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Fake Invoice Scam Got Facebook and Google for $120M

By George Khoury, Esq. | Last updated on

As the fraudsters and the methods they employ become more and more sophisticated, in house and general counsel need to be more attuned to the risks these sophisticated fraudsters present.

Recently, it has been reported that one major scammer was arrested and pleaded guilty to wire fraud after getting paid for over $120 million in fake invoices sent to Google and Facebook. And if you think that your company couldn’t be next, you might want to read up on how the scheme worked to ensure the proper safeguards are in place.

The Business Email Compromise

Last year, the FBI’s Internet Crime Complaint Center warned businesses that these types of crimes are on the rise. In short, the scammers impersonate legitimate businesses, then send out invoices to companies seeking payments for services the company being impersonated may or may not have actually done.

In the recently reported case, the fraudster went as far as to create fake contracts, letters, and more, to substantiate the invoices he sent. And these days, with how simple technology makes document creation, forgeries can be rather convincing. So if your account managers aren’t trained to identify and shut these scams down, you may be at risk.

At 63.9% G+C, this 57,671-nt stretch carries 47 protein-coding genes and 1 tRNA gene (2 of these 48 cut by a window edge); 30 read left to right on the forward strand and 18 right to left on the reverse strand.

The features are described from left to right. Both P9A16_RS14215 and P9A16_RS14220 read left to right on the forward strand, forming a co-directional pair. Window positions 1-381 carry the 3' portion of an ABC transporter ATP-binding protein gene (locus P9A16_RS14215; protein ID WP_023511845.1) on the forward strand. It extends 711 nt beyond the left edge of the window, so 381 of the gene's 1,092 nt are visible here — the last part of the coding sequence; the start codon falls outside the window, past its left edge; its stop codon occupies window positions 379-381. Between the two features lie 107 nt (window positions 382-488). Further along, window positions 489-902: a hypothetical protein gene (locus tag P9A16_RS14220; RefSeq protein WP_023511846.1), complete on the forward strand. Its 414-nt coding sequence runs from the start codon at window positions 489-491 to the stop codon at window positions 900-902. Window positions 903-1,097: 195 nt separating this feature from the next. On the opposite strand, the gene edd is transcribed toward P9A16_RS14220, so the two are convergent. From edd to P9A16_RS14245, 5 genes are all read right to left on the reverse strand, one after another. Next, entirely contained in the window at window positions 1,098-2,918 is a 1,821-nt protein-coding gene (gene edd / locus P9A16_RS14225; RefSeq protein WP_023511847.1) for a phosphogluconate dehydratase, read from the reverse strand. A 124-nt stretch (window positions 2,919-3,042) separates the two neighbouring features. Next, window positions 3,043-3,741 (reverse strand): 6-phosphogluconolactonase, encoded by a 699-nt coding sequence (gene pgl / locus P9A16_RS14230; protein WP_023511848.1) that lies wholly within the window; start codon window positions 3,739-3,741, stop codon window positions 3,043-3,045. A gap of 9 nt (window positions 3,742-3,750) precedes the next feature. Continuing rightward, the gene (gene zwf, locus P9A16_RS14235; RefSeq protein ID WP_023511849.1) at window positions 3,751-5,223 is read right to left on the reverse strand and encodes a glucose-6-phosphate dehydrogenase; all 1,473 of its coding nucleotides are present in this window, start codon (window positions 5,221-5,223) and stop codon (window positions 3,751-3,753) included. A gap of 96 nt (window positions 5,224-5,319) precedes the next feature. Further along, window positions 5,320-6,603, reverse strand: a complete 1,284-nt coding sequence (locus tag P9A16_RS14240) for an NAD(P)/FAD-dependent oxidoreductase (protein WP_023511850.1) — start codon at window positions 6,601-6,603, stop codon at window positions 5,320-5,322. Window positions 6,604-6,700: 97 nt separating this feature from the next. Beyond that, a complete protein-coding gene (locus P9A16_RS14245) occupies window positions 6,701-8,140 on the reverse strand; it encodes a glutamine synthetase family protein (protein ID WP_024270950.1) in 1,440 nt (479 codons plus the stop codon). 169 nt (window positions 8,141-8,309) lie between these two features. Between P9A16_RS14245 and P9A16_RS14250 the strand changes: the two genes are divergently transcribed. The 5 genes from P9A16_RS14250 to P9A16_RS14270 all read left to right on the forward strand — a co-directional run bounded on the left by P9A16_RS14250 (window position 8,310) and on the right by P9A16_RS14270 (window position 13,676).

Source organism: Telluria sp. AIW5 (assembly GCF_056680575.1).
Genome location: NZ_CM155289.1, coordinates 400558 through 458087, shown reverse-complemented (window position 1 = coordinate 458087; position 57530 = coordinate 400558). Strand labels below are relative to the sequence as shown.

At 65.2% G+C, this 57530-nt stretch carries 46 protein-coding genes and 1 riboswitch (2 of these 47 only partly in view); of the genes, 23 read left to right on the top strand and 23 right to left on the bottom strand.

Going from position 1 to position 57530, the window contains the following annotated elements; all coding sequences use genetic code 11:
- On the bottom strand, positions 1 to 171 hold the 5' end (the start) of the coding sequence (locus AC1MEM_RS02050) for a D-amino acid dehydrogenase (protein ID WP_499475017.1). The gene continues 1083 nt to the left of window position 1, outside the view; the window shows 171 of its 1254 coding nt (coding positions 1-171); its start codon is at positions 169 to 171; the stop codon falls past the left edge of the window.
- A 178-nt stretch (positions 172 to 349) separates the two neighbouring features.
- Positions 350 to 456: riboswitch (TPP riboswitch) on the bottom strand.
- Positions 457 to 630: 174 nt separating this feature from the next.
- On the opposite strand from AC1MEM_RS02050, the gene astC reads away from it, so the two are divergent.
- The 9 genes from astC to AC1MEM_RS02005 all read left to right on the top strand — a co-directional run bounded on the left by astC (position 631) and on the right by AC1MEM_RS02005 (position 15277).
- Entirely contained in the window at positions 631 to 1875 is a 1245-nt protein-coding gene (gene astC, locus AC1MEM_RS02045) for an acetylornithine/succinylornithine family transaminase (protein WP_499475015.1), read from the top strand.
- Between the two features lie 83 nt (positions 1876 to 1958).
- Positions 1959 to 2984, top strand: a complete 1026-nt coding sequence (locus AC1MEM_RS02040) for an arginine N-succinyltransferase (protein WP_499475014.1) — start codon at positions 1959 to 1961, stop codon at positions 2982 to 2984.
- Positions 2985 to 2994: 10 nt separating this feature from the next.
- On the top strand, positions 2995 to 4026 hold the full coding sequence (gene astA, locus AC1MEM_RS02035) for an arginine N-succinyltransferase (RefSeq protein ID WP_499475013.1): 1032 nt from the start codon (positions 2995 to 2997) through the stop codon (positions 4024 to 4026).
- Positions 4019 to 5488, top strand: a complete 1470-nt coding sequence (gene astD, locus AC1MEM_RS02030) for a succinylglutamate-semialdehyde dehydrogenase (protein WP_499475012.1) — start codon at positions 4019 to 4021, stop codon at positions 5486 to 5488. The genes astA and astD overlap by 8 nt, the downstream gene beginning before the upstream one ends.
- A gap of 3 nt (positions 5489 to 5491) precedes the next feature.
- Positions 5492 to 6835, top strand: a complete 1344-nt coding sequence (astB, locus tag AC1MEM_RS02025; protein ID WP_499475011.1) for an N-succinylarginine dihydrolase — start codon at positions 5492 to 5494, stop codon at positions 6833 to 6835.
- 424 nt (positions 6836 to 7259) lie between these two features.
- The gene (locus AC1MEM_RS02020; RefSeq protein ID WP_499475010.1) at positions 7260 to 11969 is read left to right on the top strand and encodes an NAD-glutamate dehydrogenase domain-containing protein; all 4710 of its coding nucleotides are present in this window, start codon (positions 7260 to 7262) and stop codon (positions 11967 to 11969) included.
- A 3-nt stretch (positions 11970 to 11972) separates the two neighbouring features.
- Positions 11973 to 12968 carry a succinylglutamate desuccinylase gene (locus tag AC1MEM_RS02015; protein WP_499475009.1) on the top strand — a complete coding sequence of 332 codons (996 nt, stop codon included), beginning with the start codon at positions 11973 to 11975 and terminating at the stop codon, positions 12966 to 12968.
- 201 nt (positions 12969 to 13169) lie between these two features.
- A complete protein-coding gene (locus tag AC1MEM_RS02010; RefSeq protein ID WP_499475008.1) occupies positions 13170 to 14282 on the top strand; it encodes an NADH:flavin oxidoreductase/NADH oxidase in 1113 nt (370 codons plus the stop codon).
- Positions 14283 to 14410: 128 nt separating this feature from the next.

Tips to Protect Against the Business Email Compromise

First and foremost, it may be impossible to protect against the scammers impersonating your company, which might be the scariest part of all of this. If you discover that your company is being impersonated, contacting the authorities and taking actions to mitigate your damages should be the top priorities.

But, on the other end of the scam, there are a few things you can do to protect your business from paying out fake invoices, apart from the routine cyber-security best practices

  • Track all expected invoices, and thoroughly investigate all unexpected ones.
  • If a vendor requests a change in the way they are paid, investigate thoroughly and verify before paying.
  • Require secondary authorization, or multi-factor authentication, for fund transfers, including phone verification using known good numbers (and not the phone numbers in the emails requesting payment, or on the invoices).

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